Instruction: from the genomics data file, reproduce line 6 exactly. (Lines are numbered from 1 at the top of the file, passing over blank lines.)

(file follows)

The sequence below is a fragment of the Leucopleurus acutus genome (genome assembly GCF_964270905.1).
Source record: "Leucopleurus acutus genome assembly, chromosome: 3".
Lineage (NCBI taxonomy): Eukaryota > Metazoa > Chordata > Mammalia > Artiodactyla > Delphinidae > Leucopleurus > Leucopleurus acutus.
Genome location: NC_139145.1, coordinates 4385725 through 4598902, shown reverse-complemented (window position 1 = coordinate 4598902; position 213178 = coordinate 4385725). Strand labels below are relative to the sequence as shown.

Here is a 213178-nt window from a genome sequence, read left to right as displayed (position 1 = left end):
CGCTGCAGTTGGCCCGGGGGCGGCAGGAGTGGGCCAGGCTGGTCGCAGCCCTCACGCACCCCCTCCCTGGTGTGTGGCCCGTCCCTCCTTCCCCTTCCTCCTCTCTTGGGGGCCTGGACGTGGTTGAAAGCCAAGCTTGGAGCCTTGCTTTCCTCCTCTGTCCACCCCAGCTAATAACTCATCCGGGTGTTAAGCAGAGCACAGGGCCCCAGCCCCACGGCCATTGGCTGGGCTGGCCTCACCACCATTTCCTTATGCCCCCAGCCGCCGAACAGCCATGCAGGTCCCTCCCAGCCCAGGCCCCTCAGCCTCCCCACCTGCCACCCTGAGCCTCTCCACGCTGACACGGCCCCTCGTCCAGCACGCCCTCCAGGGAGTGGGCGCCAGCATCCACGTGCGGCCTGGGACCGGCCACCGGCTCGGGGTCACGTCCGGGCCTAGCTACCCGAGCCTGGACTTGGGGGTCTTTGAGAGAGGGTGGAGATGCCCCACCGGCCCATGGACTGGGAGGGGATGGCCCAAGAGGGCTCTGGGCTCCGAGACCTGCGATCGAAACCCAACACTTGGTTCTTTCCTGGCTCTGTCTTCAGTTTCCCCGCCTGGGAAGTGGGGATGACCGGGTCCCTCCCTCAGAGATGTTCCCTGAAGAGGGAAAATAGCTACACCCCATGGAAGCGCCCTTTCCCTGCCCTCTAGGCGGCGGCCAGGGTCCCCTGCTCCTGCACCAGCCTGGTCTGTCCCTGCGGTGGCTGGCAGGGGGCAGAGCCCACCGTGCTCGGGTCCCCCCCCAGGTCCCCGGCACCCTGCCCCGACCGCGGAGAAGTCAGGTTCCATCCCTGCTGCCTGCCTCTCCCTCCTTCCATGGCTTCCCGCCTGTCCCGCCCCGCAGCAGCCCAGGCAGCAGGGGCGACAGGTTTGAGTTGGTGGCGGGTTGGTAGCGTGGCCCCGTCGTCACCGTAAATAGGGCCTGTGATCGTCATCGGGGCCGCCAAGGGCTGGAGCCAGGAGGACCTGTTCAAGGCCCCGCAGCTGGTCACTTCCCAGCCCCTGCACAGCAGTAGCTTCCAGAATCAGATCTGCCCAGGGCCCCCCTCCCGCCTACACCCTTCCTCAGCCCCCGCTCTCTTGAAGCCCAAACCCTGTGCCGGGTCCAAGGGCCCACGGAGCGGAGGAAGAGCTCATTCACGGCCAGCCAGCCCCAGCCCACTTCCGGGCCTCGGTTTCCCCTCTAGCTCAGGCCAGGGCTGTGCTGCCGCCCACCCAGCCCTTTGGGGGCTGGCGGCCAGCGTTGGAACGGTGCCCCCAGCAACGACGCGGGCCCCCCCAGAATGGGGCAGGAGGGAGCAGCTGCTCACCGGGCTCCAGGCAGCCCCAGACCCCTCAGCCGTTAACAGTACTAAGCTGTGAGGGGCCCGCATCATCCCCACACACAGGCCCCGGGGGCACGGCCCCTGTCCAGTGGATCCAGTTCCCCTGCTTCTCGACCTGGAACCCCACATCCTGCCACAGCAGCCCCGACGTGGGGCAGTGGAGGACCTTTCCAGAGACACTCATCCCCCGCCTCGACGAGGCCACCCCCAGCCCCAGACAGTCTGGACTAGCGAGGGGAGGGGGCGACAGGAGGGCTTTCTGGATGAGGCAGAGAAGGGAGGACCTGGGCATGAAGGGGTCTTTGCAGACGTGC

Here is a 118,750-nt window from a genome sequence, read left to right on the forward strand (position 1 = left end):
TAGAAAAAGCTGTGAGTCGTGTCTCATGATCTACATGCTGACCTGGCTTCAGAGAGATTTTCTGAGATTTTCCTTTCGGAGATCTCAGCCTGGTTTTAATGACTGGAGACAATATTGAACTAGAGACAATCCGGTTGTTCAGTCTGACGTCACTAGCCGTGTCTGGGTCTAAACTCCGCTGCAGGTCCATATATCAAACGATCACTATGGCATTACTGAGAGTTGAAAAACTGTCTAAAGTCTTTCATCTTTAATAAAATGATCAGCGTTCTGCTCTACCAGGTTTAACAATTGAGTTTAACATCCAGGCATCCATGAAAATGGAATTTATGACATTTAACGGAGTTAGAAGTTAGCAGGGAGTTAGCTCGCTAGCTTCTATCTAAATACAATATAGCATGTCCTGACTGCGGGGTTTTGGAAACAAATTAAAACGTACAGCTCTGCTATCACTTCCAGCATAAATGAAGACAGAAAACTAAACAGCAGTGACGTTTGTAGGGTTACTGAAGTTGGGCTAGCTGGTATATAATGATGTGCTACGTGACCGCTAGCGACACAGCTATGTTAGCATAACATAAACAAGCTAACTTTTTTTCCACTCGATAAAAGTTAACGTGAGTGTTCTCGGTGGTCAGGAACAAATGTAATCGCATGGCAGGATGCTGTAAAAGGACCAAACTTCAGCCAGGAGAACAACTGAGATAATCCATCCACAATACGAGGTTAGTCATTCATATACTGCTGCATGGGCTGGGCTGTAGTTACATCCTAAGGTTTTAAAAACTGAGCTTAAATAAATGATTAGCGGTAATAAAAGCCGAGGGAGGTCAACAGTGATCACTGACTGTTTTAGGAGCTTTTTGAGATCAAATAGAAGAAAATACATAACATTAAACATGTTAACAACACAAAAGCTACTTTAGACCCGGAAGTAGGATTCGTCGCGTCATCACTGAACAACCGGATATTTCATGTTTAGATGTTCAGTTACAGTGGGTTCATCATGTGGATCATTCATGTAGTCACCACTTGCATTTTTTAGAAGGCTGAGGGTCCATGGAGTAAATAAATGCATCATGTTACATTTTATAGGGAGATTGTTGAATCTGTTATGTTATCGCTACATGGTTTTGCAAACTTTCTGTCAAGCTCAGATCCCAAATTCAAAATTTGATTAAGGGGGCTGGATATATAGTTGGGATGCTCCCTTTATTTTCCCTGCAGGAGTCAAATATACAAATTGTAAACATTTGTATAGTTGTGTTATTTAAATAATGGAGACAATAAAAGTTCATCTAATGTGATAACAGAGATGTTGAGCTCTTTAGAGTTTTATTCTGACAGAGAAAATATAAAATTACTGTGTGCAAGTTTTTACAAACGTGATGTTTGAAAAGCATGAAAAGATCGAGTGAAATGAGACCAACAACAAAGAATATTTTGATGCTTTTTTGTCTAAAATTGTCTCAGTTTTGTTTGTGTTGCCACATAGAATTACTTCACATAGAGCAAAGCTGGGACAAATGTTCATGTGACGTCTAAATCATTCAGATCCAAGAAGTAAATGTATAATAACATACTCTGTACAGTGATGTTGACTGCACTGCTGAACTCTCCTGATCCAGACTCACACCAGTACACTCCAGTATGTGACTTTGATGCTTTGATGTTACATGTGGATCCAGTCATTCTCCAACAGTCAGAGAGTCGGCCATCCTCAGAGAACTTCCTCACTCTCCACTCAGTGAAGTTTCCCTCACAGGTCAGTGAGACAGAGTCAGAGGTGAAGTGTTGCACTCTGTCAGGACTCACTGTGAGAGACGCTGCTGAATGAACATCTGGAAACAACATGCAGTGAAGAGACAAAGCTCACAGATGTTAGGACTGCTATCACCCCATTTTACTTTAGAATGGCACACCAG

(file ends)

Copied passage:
CGCTGCAGTTGGCCCGGGGGCGGCAGGAGTGGGCCAGGCTGGTCGCAGCCCTCACGCACCCCCTCCCTGGTGTGTGGCCCGTCCCTCCTTCCCCTTCCTCCTCTCTTGGGGGCCTGGACGTGGTTGAAAGCCAAGCTTGGAGCCTTGCTTTCCTCCTCTGTCCACCCCAGCTAATAACTCATCCGGGTGTTAAGCAGAGCACAGGGCCCCAGCCCCACGGCCATTGGCTGGGCTGGCCTCACCACCATTTCCTTATGCCCCCAGCCGCCGAACAGCCATGCAGGTCCCTCCCAGCCCAGGCCCCTCAGCCTCCCCACCTGCCACCCTGAGCCTCTCCACGCTGACACGGCCCCTCGTCCAGCACGCCCTCCAGGGAGTGGGCGCCAGCATCCACGTGCGGCCTGGGACCGGCCACCGGCTCGGGGTCACGTCCGGGCCTAGCTACCCGAGCCTGGACTTGGGGGTCTTTGAGAGAGGGTGGAGATGCCCCACCGGCCCATGGACTGGGAGGGGATGGCCCAAGAGGGCTCTGGGCTCCGAGACCTGCGATCGAAACCCAACACTTGGTTCTTTCCTGGCTCTGTCTTCAGTTTCCCCGCCTGGGAAGTGGGGATGACCGGGTCCCTCCCTCAGAGATGTTCCCTGAAGAGGGAAAATAGCTACACCCCATGGAAGCGCCCTTTCCCTGCCCTCTAGGCGGCGGCCAGGGTCCCCTGCTCCTGCACCAGCCTGGTCTGTCCCTGCGGTGGCTGGCAGGGGGCAGAGCCCACCGTGCTCGGGTCCCCCCCCAGGTCCCCGGCACCCTGCCCCGACCGCGGAGAAGTCAGGTTCCATCCCTGCTGCCTGCCTCTCCCTCCTTCCATGGCTTCCCGCCTGTCCCGCCCCGCAGCAGCCCAGGCAGCAGGGGCGACAGGTTTGAGTTGGTGGCGGGTTGGTAGCGTGGCCCCGTCGTCACCGTAAATAGGGCCTGTGATCGTCATCGGGGCCGCCAAGGGCTGGAGCCAGGAGGACCTGTTCAAGGCCCCGCAGCTGGTCACTTCCCAGCCCCTGCACAGCAGTAGCTTCCAGAATCAGATCTGCCCAGGGCCCCCCTCCCGCCTACACCCTTCCTCAGCCCCCGCTCTCTTGAAGCCCAAACCCTGTGCCGGGTCCAAGGGCCCACGGAGCGGAGGAAGAGCTCATTCACGGCCAGCCAGCCCCAGCCCACTTCCGGGCCTCGGTTTCCCCTCTAGCTCAGGCCAGGGCTGTGCTGCCGCCCACCCAGCCCTTTGGGGGCTGGCGGCCAGCGTTGGAACGGTGCCCCCAGCAACGACGCGGGCCCCCCCAGAATGGGGCAGGAGGGAGCAGCTGCTCACCGGGCTCCAGGCAGCCCCAGACCCCTCAGCCGTTAACAGTACTAAGCTGTGAGGGGCCCGCATCATCCCCACACACAGGCCCCGGGGGCACGGCCCCTGTCCAGTGGATCCAGTTCCCCTGCTTCTCGACCTGGAACCCCACATCCTGCCACAGCAGCCCCGACGTGGGGCAGTGGAGGACCTTTCCAGAGACACTCATCCCCCGCCTCGACGAGGCCACCCCCAGCCCCAGACAGTCTGGACTAGCGAGGGGAGGGGGCGACAGGAGGGCTTTCTGGATGAGGCAGAGAAGGGAGGACCTGGGCATGAAGGGGTCTTTGCAGACGTGC